An Evaluation of the Activity and Tolerability of Moxifloxacin during the first two months of Treatment for Pulmonary Tuberculosis (Study 27); A Pilot Study to Evaluate Nucleic Acid Amplification Tests to Predict Relapse of Tuberculosis and to Monitor the Effectiveness of Treatment (Study NAA)
Sponsor - U.S. Centers for Disease Control & Prevention - Tuberculosis Trials Consortium
Principal Investigator - John L. Johnson, MD, CWRU
|Type of Study||Phase 2 clinical trial of TB treatment with surrogate biomarker sub-studies|
|Design||Prospective , multi-center, randomized, placebo-controlled, double blind clinical trial evaluating the effect of using moxifloxacin in place of ethambutol, in combination with isoniazid, rifampin, and pyrazinamide on 2-months culture conversion rates among patients with sputum smear-positive pulmonary TB|
|Sample Size||Study 27: 300 subjects; Uganda Enrollment: 155 Study
NAA: 70 subjects; Uganda Enrollment: 44
|Population||HIV-infected and uninfected adults with initial episodes of newly diagnosed smear-positive, pulmonary TB|
|Study Period||September 2003-November 2005|
|Interactions||Collaborating investigators/staff, utilizing shared infrastructure|
TBTC Study 27
Current treatment of tuberculosis requires treatment for a minimum of 6 months, a treatment duration that is challenging for patients and tuberculosis control programs. Therefore, a high priority in tuberculosis research is the identification of agents that can shorten treatment. Several fluoroquinolone antibiotics have potent activity against MTB in preclinical testing. Furthermore, an initial clinical study in humans suggests that use of ofloxacin may allow tuberculosis treatment to be shortened to 4-5 months. Of the currently-available fluoroquinolones, moxifloxacin has excellent activity in vitro and in animal models of tuberculosis, a favorable pharmacokinetic profile (serum half-life of 10-12 hours), lack of problematic drug-drug interactions, no need for dosage adjustment for renal and hepatic insufficiency, and an excellent safety profile. However, moxifloxacin has not been evaluated for tuberculosis treatment and has only been formally evaluated in treatment durations of 2 weeks or less. Therefore, there is a need to evaluate the safety of more prolonged dosing of moxifloxacin and to assess its activity against tuberculosis.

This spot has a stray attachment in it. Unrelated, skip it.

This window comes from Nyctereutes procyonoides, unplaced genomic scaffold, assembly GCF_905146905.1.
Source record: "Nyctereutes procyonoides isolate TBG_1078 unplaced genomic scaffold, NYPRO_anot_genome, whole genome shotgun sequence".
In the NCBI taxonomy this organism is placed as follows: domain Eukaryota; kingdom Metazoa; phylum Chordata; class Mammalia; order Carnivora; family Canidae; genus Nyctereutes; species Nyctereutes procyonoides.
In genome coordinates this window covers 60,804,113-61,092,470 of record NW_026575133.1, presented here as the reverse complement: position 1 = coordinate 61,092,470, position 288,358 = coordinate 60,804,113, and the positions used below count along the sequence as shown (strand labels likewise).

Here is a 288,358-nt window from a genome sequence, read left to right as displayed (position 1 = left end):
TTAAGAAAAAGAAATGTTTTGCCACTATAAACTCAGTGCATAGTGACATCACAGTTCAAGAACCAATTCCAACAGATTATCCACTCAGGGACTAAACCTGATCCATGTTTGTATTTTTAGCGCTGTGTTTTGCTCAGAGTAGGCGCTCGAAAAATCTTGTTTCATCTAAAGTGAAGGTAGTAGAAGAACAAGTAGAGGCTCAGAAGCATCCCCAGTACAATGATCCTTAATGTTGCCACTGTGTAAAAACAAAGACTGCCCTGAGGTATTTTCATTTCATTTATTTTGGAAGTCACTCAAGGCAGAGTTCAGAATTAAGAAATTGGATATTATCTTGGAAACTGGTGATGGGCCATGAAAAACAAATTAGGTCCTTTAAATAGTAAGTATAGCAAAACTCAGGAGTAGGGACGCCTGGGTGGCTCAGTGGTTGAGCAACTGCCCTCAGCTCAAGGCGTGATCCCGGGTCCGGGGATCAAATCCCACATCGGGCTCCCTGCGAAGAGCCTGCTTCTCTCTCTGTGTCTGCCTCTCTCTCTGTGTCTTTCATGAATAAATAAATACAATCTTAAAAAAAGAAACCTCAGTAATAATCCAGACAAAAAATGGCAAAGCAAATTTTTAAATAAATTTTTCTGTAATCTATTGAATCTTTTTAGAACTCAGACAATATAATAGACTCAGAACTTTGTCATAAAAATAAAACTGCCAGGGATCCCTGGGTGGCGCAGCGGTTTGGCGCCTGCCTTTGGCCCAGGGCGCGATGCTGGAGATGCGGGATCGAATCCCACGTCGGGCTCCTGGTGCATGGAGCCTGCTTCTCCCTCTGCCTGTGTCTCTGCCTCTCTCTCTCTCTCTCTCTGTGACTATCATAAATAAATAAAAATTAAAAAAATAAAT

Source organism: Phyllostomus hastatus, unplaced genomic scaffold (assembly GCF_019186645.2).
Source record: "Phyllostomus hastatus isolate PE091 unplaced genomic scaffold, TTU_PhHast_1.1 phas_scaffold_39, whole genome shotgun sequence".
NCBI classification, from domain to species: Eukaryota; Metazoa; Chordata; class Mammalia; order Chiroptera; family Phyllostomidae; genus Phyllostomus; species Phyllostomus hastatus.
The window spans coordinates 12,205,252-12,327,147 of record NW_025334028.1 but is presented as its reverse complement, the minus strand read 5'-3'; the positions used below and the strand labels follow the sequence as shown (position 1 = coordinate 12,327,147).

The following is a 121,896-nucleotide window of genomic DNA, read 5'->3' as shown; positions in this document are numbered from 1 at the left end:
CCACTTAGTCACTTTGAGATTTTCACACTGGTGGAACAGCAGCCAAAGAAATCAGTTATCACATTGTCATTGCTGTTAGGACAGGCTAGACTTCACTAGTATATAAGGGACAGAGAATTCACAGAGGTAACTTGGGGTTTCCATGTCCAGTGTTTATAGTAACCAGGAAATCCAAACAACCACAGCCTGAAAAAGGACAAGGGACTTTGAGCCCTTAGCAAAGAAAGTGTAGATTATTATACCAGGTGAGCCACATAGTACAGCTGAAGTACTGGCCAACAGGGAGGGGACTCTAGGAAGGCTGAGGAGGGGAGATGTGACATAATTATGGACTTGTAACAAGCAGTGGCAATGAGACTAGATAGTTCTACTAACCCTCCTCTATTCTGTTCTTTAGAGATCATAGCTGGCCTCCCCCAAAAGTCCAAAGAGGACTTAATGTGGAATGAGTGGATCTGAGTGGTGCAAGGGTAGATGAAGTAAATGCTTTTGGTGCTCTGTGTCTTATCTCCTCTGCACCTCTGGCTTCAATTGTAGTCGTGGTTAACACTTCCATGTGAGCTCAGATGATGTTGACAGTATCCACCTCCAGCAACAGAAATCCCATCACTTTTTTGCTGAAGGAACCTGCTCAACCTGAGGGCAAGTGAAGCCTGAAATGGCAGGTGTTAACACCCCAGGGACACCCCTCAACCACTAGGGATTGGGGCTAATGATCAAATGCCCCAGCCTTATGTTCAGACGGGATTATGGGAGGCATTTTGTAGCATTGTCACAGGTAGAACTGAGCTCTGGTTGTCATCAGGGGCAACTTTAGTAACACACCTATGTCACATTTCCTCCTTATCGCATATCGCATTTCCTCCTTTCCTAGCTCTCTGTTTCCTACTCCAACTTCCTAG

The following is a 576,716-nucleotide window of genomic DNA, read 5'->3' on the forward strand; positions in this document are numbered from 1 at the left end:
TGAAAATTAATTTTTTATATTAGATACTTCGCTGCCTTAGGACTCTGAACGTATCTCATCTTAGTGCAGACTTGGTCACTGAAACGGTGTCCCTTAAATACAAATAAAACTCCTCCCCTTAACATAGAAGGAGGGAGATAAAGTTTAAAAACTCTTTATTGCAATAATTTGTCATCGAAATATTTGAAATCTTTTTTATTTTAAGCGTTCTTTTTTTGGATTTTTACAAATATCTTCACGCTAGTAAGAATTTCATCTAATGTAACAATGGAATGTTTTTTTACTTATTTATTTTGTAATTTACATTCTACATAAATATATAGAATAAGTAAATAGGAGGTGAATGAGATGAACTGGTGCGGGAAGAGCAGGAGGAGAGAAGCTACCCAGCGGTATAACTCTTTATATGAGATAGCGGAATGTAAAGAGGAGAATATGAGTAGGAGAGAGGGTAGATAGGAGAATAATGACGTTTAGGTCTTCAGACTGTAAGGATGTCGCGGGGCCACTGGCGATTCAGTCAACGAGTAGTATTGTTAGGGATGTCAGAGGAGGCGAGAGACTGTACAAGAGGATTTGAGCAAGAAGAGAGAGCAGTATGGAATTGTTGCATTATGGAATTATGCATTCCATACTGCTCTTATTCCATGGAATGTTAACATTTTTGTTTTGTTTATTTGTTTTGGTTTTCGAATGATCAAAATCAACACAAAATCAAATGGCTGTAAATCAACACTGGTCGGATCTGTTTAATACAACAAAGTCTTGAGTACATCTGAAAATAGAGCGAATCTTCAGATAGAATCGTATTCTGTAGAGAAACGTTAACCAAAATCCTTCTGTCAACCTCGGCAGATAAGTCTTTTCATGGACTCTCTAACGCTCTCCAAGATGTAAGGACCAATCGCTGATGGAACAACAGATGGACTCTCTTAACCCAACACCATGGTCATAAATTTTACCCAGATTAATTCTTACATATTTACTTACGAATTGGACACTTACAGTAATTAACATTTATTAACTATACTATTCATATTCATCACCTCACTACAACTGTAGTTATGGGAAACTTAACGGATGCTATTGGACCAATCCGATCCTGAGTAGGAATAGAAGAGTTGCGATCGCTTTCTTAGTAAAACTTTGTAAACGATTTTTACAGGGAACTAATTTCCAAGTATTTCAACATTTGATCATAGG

Final results of this completed study can be found in the following publication:
Burman WJ, Goldberg S, Johnson JL, Muzanye G, Engle M, Mosher AW, Choudhri S, Daley CL, Munsiff SS, Zhao Z, Vernon A, Chaisson RE and the Tuberculosis Trials Consortium. Moxifloxacin versus Ethambutol in the First 2 Months of Treatment for Pulmonary Tuberculosis. Am J Respir Crit Care Med. 2006; 174:331-338.